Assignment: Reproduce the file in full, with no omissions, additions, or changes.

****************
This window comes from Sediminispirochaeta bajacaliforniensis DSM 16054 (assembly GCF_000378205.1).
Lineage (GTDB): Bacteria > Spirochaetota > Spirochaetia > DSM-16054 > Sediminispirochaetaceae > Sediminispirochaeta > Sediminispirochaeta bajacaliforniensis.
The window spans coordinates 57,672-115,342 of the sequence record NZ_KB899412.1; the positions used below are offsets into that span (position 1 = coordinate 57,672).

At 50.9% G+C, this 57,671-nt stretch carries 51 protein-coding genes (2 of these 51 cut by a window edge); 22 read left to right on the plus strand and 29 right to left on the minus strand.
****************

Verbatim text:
This window comes from Sediminispirochaeta bajacaliforniensis DSM 16054 (assembly GCF_000378205.1).
Lineage (GTDB): Bacteria > Spirochaetota > Spirochaetia > DSM-16054 > Sediminispirochaetaceae > Sediminispirochaeta > Sediminispirochaeta bajacaliforniensis.
The window spans coordinates 57,672-115,342 of the sequence record NZ_KB899412.1; the positions used below are offsets into that span (position 1 = coordinate 57,672).

At 50.9% G+C, this 57,671-nt stretch carries 51 protein-coding genes (2 of these 51 cut by a window edge); 22 read left to right on the plus strand and 29 right to left on the minus strand.